Max Borenstein (Swordswallowers and Thin Men) has landed the gig to write the adaptation of 1960s spy show The Man From U.N.C.L.E., says THR.com. Running from 1964-68 on NBC, the TV series
featured the espionage adventures of Napoleon Solo and Illya Kuryakin,
agents of United Network Command for Law Enforcement (U.N.C.L.E.), who
fight the forces of T.H.R.U.S.H. (Technological Hierarchy for the
Removal of Undesirables and the Subjugation of Humanity). The show was produced by MGM Television and starred Robert Vaughn and David McCallum.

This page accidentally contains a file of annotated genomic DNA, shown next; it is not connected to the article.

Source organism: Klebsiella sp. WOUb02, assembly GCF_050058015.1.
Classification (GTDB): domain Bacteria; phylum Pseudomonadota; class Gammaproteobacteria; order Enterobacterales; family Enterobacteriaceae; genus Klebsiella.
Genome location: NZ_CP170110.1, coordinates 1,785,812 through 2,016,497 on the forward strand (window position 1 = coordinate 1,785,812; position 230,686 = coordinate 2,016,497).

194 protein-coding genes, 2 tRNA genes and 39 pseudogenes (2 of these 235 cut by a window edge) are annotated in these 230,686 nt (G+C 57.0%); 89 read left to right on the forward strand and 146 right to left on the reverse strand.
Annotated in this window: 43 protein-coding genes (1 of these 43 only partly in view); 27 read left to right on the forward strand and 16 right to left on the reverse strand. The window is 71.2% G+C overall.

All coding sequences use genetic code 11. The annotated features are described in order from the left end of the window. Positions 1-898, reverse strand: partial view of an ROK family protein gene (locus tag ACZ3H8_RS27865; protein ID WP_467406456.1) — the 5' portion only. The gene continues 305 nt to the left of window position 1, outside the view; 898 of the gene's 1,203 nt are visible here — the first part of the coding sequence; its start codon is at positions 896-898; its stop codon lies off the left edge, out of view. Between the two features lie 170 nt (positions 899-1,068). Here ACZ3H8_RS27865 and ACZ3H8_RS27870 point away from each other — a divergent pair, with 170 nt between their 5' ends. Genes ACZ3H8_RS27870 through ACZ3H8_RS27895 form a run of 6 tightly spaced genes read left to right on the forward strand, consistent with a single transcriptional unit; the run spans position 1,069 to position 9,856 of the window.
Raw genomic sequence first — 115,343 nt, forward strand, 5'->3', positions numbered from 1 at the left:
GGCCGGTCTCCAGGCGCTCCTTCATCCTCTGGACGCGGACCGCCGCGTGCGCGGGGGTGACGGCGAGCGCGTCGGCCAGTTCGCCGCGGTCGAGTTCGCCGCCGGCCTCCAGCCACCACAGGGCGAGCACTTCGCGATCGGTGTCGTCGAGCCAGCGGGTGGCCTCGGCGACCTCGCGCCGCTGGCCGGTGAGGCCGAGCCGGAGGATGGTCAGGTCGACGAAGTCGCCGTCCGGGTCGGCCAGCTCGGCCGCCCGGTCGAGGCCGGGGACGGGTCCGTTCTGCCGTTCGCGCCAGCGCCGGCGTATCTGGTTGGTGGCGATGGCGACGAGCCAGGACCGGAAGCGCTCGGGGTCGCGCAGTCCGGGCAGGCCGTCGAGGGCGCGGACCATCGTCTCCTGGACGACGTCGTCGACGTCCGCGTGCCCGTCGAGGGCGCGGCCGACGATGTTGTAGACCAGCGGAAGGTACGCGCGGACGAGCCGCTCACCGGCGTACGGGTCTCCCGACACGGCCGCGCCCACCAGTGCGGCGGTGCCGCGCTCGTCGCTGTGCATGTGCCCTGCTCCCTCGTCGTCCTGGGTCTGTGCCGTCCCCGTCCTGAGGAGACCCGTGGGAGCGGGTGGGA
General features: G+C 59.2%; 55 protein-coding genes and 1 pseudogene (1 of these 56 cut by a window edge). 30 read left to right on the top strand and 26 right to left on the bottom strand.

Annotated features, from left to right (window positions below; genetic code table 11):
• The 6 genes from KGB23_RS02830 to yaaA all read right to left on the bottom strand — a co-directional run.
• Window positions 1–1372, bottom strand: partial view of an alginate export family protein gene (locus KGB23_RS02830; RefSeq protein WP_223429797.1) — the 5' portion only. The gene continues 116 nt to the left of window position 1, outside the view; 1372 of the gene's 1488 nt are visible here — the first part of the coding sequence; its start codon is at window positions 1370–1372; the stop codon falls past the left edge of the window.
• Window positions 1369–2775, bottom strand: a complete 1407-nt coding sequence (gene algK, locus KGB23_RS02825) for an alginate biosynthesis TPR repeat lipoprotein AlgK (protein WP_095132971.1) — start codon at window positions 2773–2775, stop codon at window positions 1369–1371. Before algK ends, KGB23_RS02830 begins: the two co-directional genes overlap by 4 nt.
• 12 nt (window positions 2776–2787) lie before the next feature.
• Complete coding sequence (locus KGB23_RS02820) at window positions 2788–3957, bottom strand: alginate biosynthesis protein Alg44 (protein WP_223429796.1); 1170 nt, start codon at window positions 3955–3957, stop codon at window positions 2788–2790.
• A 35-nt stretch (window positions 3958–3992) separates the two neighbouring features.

Borenstein has previously worked on such projects as History on Trial and JIMI, a biopic of Jimi Hendrix. The latter of those is on the Black List, so the guy apparently has chops; but I’m wondering if there’ll be an audience for U.N.C.L.E. This remake, which has been in development for years, seems to have missed the window for this type of adaptation by about a decade. In the late ’90s and early 2000s, we had remakes of The Avengers, I, Spy, The Saint and Wild Wild West and we know how most of those went. The recent Get Smart had mixed reviews, although a sequel is pending. So we’ll see. David Dobkin is directing and John Davis and Jeff Kleeman are producing.